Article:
In stark contrast, the mission and its buildings – school, church, carpentry and priests’ quarters – were all built solidly, laid out sens
ibly and kept immaculate. The church looked really out of place with its modernistic design but was in fact very pleasant to behold and visit – not least because of the divine coolness inside and intriguing Ethiopian Coptic-like paintings on dried skins. Father Hubert welcomed me very cordially, offered chilling cold juice but was not very talkative and obviously his mind was on something else. I got little information out of him but I did get an invitation to come and lunch with them in a few hours. At the mention of pasta, I did not hesitate.

I went back to the hotel where I met Nikos, a half-English/half-Ethiopian tour guide. He was a much better source of local and transport info than the padre, and he promised to arrange a transport on the other side of Lake Turkana should I get stuck. He was sceptical about the chances of getting a boat in Iloret but wished me luck and went off to tend to his mini-group of elderly Belgians on a ‘hard-core outback’ tour. I went to see the local mosque, which, despite Padre’s talk of slowly siphoning in Saudi money, looked quite poor and desolate. The sight of a well outside it brought to mind the half-forgotten Biblical stories: Rebecca, Rachel – back in the day life seemed to have revolved around wells. This one was quite empty but I decided to sit by it and see who I meet. It didn’t take long a
nd soon I was surrounded by ten or so local men who were very chatty and friendly but also very insistent, on learning that I am Catholic, that I should renounce my heathen religion and convert to Islam pronto. Not before my lunch at the sacristy, I would have joked, but I somehow did not have the feeling my joke would be appreciated. I backtracked politely.

After a delightfully European lunch I went back to the hotel for a siesta. My room was pleasantly cool and I dreamt of nothing else but a nap. That was not to be however. As I might have mentioned somewhere else, the concept of privacy is somewhat lost on Africans. Mud huts rarely have doors and even if they do knocking is optional. Technically, one is supposed to say ‘hodi!’ and wait for a reply of ‘karibu’ before one enters: I am yet to see that practiced. In any case, when I was having my shower, changing and now trying to sleep I had a constant stream of children and women coming in, standing in the doorwa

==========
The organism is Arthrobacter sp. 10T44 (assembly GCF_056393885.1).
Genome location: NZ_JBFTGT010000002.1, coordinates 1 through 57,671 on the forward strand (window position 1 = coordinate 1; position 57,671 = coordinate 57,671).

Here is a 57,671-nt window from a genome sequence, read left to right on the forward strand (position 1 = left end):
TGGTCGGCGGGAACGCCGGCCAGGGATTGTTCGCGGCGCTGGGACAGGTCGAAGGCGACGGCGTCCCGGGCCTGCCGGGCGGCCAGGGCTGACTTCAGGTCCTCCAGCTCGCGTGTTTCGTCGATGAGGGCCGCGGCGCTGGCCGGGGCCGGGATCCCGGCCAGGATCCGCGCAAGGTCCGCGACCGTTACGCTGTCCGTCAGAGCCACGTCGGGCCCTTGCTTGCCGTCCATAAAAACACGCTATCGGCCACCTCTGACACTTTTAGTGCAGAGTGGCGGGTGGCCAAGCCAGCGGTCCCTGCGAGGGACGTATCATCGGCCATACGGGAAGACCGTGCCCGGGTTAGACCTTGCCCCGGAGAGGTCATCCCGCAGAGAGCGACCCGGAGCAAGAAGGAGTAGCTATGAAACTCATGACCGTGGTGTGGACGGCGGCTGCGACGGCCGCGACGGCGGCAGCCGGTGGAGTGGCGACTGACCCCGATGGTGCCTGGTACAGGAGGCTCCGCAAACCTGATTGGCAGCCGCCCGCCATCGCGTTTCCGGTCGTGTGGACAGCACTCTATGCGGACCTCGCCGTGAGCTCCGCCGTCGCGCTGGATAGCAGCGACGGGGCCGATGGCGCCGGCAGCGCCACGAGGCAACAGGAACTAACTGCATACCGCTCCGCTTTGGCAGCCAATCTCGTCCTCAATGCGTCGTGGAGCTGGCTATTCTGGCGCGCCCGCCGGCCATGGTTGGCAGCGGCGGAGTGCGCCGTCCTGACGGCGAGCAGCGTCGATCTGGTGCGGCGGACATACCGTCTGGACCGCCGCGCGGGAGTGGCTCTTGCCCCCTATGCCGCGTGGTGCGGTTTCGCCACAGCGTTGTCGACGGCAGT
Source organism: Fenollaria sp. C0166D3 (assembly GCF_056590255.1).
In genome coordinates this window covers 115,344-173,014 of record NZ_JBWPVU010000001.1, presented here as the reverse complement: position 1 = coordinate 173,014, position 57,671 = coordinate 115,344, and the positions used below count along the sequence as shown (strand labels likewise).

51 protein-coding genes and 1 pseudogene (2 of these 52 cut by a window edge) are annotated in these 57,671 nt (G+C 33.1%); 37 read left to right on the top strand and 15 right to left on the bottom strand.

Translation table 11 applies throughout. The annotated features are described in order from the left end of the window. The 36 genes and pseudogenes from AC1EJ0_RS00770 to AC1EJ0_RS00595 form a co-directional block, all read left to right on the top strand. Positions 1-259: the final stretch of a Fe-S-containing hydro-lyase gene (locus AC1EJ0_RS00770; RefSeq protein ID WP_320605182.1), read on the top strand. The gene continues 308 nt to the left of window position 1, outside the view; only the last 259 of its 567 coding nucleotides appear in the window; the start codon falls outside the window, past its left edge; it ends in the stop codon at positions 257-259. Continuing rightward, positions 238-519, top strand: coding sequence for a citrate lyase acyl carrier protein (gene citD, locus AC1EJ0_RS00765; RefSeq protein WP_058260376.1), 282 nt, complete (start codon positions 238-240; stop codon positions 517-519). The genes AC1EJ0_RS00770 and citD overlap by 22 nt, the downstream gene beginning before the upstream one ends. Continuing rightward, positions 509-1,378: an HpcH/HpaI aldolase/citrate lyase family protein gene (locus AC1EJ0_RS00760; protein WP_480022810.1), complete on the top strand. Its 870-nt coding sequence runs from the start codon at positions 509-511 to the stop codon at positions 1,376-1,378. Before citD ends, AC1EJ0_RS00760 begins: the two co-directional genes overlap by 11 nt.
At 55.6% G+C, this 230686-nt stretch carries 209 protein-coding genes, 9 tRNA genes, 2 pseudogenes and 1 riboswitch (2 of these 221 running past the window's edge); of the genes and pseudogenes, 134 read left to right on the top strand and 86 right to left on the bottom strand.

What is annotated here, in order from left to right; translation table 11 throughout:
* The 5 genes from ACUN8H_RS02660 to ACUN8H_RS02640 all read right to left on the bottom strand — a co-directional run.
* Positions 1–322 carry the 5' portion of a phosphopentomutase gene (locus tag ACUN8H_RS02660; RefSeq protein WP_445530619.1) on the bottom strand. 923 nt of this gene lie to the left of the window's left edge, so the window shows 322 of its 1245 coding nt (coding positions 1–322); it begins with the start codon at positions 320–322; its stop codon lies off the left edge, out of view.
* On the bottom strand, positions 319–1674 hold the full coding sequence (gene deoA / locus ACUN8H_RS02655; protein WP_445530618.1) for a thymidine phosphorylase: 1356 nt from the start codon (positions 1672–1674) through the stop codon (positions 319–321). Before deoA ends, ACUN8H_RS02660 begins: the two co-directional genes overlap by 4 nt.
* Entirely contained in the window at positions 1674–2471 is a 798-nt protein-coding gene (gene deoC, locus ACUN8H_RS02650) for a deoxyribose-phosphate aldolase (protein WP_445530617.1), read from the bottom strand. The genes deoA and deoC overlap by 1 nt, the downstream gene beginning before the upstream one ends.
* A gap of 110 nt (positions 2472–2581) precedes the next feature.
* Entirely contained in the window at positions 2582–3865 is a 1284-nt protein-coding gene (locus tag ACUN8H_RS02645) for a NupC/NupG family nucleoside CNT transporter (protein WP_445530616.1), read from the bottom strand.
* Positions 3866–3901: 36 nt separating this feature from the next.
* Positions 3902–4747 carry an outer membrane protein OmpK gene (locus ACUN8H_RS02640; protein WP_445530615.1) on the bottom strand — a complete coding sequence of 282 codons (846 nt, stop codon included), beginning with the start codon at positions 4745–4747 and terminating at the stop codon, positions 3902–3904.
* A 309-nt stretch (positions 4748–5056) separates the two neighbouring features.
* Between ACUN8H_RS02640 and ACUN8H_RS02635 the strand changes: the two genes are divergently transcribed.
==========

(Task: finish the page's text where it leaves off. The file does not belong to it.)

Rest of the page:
y and staring. I would greet them and then try to ignore them politely. Usually, it worked and after a few minutes they would get bored and leave. Not so with Halima. She came in and sat on the other bed in silence. She did not even smile shyly as the other girls did. She just sat there. I was quite perplexed. And as Europeans do I attempted to cover the uncertainty with talking. She replied to all my questions politely but asked few of her own. I ended up upholding the conversation I did not want to have in the first place. I told her I was very tired. She said I should definitely try to get some sleep. She did not move. I closed my eyes but opened them after a longish while realising that she will sit there and look at me anyway. It was a long couple of hours; but I do know she was just being a good-hostess (she was a daughter of the hotel owner) making sure her guest is not left alone. Africans just don’t do ‘alone’; alone you’d just not survive in North Horr and its hostile environs. I appreciated her effort. Yet, she must have also liked me in her own way, for when I was boarding the truck she run out of the hotel and pressed something into my hand. As I opened my palm I saw it was a lovely string of beads that she had been wearing. I only had time to smile and wave goodbye in return, as the truck disappeared around the bend making for an even wilder North.